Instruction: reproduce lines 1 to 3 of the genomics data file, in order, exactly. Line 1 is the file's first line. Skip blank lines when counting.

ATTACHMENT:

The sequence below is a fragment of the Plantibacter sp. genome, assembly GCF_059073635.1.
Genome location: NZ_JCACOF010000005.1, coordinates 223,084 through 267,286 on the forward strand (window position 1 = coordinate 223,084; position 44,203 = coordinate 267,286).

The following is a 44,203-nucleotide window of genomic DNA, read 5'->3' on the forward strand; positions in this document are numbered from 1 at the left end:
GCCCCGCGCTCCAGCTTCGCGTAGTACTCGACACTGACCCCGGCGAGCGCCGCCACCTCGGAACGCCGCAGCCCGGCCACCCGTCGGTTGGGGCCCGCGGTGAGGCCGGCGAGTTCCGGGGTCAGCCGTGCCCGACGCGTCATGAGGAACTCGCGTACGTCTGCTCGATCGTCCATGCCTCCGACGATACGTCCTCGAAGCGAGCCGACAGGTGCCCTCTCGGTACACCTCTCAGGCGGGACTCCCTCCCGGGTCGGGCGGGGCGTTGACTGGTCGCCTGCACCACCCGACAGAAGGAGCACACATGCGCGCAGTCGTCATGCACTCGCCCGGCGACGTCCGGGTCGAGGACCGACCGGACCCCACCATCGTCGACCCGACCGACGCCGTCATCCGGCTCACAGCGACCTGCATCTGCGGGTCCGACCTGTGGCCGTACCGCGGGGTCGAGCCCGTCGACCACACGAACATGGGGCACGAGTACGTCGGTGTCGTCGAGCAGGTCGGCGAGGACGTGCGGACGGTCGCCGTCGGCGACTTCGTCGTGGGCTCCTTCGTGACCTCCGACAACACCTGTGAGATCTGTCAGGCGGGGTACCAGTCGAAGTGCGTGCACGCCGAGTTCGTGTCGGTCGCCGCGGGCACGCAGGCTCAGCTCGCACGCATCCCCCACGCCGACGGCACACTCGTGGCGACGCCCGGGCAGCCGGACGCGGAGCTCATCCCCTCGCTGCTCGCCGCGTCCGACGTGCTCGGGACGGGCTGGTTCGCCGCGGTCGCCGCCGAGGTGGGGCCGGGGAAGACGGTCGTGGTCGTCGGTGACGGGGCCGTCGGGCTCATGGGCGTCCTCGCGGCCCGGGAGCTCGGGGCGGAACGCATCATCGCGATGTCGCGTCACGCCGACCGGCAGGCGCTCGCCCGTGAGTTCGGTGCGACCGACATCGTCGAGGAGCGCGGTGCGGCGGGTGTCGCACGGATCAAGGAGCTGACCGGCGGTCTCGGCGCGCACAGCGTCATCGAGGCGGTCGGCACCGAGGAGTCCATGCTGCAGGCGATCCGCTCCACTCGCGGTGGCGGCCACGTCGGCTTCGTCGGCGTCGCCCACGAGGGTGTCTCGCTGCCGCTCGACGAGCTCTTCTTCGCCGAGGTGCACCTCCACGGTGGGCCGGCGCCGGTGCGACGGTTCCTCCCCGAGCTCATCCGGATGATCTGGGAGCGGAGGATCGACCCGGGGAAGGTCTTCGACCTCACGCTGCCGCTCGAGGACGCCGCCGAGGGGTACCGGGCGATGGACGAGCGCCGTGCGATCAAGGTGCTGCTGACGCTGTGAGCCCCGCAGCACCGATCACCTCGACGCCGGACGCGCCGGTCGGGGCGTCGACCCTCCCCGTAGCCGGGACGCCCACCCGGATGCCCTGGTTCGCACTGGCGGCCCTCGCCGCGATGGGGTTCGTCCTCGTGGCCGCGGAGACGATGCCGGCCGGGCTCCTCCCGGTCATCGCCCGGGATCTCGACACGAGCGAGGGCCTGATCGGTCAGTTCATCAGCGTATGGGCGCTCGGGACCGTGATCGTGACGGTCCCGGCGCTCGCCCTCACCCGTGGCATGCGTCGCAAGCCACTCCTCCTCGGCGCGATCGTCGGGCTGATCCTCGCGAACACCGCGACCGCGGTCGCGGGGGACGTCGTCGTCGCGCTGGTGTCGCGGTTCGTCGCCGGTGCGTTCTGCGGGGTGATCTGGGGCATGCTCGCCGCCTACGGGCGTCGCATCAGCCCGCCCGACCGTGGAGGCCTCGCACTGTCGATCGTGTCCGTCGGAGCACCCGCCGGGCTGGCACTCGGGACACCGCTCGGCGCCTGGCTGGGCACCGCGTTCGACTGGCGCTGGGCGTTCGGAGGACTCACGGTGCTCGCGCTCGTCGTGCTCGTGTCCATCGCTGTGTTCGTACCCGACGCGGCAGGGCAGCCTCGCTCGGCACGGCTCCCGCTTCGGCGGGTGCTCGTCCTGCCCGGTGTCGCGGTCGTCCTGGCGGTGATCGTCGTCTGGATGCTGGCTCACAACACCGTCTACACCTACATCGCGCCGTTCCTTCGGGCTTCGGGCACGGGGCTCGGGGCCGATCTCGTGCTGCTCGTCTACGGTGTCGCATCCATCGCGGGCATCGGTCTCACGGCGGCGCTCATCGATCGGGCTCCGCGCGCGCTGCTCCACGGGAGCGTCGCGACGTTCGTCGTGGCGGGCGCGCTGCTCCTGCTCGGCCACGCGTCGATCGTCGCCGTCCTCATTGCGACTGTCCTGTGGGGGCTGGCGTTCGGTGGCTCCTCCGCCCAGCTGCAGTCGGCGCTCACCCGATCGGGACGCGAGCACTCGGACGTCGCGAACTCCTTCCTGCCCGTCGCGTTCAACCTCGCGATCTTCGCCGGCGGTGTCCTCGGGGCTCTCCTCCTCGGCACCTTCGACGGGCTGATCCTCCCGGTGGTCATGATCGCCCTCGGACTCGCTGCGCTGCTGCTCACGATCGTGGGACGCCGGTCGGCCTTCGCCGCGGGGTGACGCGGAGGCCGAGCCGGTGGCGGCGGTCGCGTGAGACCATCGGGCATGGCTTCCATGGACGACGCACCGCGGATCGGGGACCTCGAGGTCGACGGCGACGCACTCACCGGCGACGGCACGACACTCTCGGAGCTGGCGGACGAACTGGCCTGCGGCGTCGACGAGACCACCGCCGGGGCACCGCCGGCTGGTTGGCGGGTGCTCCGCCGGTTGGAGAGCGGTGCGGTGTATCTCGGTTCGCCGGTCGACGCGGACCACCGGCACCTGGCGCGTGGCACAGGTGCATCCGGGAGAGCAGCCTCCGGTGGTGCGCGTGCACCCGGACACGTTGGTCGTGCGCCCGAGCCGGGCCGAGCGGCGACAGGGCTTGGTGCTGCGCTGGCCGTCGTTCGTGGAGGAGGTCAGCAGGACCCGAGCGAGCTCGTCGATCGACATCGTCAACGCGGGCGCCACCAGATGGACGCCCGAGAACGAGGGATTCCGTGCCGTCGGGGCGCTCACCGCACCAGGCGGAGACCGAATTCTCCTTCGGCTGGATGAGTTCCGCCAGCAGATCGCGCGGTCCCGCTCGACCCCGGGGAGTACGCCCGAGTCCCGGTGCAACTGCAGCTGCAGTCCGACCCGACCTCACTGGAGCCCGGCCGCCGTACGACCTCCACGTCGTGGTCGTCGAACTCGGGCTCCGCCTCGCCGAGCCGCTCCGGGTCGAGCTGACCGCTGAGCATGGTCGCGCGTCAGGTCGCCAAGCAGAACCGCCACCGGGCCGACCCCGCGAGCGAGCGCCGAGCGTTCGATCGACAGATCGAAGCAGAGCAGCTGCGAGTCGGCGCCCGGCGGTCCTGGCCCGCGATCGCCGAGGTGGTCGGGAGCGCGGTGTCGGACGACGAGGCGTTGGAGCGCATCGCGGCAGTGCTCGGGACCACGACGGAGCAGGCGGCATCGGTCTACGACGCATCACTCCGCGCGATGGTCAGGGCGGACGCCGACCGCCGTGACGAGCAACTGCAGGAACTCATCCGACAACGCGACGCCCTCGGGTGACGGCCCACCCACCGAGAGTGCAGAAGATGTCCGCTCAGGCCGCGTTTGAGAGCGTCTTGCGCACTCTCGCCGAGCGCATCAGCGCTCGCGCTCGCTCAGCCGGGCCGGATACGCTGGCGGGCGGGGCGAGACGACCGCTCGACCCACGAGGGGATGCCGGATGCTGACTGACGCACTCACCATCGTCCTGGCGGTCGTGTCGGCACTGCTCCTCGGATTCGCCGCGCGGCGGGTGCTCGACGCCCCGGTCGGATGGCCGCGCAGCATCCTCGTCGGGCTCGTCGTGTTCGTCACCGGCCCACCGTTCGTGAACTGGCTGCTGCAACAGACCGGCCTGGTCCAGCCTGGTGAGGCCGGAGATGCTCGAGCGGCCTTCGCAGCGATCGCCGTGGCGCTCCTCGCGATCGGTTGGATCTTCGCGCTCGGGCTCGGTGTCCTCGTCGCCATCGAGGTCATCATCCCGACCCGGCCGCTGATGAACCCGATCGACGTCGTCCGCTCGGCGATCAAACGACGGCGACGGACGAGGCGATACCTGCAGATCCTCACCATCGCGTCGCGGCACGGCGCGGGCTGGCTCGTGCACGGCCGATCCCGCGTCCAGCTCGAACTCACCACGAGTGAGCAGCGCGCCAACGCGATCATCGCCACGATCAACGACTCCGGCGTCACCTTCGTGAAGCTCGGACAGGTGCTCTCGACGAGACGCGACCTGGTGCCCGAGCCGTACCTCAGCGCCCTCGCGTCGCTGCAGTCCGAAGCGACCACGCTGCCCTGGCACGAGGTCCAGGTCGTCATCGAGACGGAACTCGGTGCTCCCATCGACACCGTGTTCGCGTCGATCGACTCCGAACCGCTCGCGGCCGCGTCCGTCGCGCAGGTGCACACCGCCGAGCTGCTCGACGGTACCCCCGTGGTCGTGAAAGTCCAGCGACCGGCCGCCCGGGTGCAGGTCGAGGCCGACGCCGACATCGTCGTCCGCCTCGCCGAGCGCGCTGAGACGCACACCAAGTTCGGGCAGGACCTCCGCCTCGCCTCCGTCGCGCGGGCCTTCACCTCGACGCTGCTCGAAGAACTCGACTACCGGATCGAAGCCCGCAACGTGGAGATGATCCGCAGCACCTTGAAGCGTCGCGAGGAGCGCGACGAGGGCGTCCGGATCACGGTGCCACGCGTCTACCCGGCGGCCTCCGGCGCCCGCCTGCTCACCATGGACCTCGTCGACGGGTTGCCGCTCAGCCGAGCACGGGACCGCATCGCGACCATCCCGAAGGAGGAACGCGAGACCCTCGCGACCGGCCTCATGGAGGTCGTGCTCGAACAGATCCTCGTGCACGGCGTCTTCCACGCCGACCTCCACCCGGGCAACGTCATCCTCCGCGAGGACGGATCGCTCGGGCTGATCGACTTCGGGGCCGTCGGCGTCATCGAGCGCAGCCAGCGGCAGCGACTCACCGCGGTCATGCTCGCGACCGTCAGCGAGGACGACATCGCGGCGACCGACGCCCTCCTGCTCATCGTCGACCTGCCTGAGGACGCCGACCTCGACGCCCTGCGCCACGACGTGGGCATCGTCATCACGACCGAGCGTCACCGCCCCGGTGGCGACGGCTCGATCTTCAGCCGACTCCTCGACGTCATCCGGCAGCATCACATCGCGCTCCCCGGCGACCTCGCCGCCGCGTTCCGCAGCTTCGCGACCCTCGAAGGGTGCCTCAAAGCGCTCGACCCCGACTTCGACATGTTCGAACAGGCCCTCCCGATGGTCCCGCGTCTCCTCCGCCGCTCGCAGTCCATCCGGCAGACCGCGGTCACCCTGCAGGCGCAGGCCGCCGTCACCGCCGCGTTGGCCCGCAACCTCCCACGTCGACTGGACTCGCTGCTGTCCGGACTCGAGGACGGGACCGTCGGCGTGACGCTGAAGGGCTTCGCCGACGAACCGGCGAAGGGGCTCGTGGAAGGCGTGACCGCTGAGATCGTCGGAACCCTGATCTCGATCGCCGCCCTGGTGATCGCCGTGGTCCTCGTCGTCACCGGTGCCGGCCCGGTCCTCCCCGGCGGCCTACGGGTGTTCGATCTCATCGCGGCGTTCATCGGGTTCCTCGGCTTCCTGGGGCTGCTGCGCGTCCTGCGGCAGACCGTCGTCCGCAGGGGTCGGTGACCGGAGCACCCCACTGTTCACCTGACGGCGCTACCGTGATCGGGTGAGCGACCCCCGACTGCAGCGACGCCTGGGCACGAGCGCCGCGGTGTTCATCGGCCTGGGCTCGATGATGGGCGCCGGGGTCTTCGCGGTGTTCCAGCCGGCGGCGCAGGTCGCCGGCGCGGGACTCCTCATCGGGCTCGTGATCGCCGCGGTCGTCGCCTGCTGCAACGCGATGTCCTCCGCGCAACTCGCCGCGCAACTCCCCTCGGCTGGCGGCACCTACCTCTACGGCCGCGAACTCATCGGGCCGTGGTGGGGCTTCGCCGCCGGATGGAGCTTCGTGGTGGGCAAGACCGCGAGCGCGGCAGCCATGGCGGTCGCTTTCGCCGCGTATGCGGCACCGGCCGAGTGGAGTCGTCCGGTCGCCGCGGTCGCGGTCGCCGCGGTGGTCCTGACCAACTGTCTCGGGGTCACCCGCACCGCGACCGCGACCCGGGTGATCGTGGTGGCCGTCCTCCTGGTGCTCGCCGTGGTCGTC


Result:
The sequence below is a fragment of the Plantibacter sp. genome, assembly GCF_059073635.1.
Genome location: NZ_JCACOF010000005.1, coordinates 223,084 through 267,286 on the forward strand (window position 1 = coordinate 223,084; position 44,203 = coordinate 267,286).

The following is a 44,203-nucleotide window of genomic DNA, read 5'->3' on the forward strand; positions in this document are numbered from 1 at the left end: